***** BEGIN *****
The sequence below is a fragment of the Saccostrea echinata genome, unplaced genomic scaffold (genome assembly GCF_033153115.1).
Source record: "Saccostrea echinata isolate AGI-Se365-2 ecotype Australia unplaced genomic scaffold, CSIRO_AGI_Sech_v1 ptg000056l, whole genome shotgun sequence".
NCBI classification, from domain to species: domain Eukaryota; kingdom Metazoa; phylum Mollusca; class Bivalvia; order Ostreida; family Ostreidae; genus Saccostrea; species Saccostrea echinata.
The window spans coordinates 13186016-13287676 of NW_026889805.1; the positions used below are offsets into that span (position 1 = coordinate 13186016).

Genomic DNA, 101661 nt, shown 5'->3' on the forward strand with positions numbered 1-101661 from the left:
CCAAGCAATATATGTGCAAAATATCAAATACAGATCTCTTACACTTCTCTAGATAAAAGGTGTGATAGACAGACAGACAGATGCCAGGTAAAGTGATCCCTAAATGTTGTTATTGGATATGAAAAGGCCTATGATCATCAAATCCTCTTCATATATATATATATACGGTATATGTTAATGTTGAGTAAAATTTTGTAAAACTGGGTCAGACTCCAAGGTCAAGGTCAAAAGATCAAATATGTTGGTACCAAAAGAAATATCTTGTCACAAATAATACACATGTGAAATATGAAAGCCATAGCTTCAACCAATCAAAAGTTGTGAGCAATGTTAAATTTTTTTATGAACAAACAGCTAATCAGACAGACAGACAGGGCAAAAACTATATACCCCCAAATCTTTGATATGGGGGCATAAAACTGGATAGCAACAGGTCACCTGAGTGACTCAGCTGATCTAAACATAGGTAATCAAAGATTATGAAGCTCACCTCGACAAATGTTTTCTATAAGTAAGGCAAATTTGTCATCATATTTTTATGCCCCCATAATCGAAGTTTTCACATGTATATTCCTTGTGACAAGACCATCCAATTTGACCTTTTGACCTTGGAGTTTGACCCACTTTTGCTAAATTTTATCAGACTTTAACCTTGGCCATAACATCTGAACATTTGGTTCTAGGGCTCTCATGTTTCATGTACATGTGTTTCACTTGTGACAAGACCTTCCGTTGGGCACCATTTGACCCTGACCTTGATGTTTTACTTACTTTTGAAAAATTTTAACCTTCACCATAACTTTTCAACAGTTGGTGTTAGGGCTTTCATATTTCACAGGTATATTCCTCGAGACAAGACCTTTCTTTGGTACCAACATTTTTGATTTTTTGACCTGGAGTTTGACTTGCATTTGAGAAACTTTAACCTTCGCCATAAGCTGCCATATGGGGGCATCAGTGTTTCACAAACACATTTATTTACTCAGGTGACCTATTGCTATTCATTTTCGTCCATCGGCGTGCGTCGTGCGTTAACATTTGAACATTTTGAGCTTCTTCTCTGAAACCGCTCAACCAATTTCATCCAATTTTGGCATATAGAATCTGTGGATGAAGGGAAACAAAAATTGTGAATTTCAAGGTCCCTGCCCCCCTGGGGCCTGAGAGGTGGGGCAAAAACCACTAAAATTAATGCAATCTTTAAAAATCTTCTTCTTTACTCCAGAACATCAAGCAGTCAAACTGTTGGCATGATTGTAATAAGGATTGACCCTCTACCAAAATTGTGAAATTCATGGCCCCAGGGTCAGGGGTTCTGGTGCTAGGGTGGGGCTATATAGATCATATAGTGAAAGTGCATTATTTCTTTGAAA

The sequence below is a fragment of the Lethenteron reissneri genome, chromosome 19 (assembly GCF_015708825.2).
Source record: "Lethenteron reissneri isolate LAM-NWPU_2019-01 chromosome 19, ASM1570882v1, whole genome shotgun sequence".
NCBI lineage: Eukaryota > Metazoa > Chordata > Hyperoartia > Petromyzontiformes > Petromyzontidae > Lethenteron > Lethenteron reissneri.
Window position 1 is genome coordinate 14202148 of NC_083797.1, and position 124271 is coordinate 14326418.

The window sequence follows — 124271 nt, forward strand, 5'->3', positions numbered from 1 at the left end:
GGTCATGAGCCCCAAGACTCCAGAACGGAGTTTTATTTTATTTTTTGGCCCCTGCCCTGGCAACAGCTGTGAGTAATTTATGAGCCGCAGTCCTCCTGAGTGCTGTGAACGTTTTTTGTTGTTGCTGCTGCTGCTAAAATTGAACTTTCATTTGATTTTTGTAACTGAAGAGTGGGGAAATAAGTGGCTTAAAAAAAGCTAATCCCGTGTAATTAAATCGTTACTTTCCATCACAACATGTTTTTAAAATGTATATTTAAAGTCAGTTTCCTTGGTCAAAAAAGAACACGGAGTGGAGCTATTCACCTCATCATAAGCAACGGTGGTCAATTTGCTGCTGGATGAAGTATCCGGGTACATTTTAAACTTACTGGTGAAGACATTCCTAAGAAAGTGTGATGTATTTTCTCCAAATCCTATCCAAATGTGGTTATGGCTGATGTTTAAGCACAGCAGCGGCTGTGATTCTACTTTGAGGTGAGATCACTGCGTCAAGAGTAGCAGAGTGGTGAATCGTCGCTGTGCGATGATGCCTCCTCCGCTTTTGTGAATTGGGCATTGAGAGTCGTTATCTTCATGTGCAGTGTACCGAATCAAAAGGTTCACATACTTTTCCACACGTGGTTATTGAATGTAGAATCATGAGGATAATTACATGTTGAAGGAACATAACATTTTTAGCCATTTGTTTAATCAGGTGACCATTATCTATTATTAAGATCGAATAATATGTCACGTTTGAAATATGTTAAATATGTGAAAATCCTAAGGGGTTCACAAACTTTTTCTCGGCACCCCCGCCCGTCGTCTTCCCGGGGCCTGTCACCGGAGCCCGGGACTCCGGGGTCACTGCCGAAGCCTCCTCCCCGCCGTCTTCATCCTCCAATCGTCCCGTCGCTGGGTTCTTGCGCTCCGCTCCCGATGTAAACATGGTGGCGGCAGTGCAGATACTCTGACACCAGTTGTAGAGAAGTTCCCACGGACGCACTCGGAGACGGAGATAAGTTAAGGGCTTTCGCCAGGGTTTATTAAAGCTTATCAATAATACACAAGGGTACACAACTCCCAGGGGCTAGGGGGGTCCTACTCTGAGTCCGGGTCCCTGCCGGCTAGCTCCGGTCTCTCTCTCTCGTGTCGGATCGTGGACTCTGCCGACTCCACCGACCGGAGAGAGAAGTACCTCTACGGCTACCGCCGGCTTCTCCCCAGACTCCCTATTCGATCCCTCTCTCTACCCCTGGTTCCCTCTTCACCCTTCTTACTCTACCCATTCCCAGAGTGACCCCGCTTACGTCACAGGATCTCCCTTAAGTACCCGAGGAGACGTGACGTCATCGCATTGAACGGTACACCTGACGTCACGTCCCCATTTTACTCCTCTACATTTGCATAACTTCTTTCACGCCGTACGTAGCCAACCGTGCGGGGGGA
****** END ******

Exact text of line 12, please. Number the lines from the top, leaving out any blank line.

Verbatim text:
GGTCATGAGCCCCAAGACTCCAGAACGGAGTTTTATTTTATTTTTTGGCCCCTGCCCTGGCAACAGCTGTGAGTAATTTATGAGCCGCAGTCCTCCTGAGTGCTGTGAACGTTTTTTGTTGTTGCTGCTGCTGCTAAAATTGAACTTTCATTTGATTTTTGTAACTGAAGAGTGGGGAAATAAGTGGCTTAAAAAAAGCTAATCCCGTGTAATTAAATCGTTACTTTCCATCACAACATGTTTTTAAAATGTATATTTAAAGTCAGTTTCCTTGGTCAAAAAAGAACACGGAGTGGAGCTATTCACCTCATCATAAGCAACGGTGGTCAATTTGCTGCTGGATGAAGTATCCGGGTACATTTTAAACTTACTGGTGAAGACATTCCTAAGAAAGTGTGATGTATTTTCTCCAAATCCTATCCAAATGTGGTTATGGCTGATGTTTAAGCACAGCAGCGGCTGTGATTCTACTTTGAGGTGAGATCACTGCGTCAAGAGTAGCAGAGTGGTGAATCGTCGCTGTGCGATGATGCCTCCTCCGCTTTTGTGAATTGGGCATTGAGAGTCGTTATCTTCATGTGCAGTGTACCGAATCAAAAGGTTCACATACTTTTCCACACGTGGTTATTGAATGTAGAATCATGAGGATAATTACATGTTGAAGGAACATAACATTTTTAGCCATTTGTTTAATCAGGTGACCATTATCTATTATTAAGATCGAATAATATGTCACGTTTGAAATATGTTAAATATGTGAAAATCCTAAGGGGTTCACAAACTTTTTCTCGGCACCCCCGCCCGTCGTCTTCCCGGGGCCTGTCACCGGAGCCCGGGACTCCGGGGTCACTGCCGAAGCCTCCTCCCCGCCGTCTTCATCCTCCAATCGTCCCGTCGCTGGGTTCTTGCGCTCCGCTCCCGATGTAAACATGGTGGCGGCAGTGCAGATACTCTGACACCAGTTGTAGAGAAGTTCCCACGGACGCACTCGGAGACGGAGATAAGTTAAGGGCTTTCGCCAGGGTTTATTAAAGCTTATCAATAATACACAAGGGTACACAACTCCCAGGGGCTAGGGGGGTCCTACTCTGAGTCCGGGTCCCTGCCGGCTAGCTCCGGTCTCTCTCTCTCGTGTCGGATCGTGGACTCTGCCGACTCCACCGACCGGAGAGAGAAGTACCTCTACGGCTACCGCCGGCTTCTCCCCAGACTCCCTATTCGATCCCTCTCTCTACCCCTGGTTCCCTCTTCACCCTTCTTACTCTACCCATTCCCAGAGTGACCCCGCTTACGTCACAGGATCTCCCTTAAGTACCCGAGGAGACGTGACGTCATCGCATTGAACGGTACACCTGACGTCACGTCCCCATTTTACTCCTCTACATTTGCATAACTTCTTTCACGCCGTACGTAGCCAACCGTGCGGGGGGA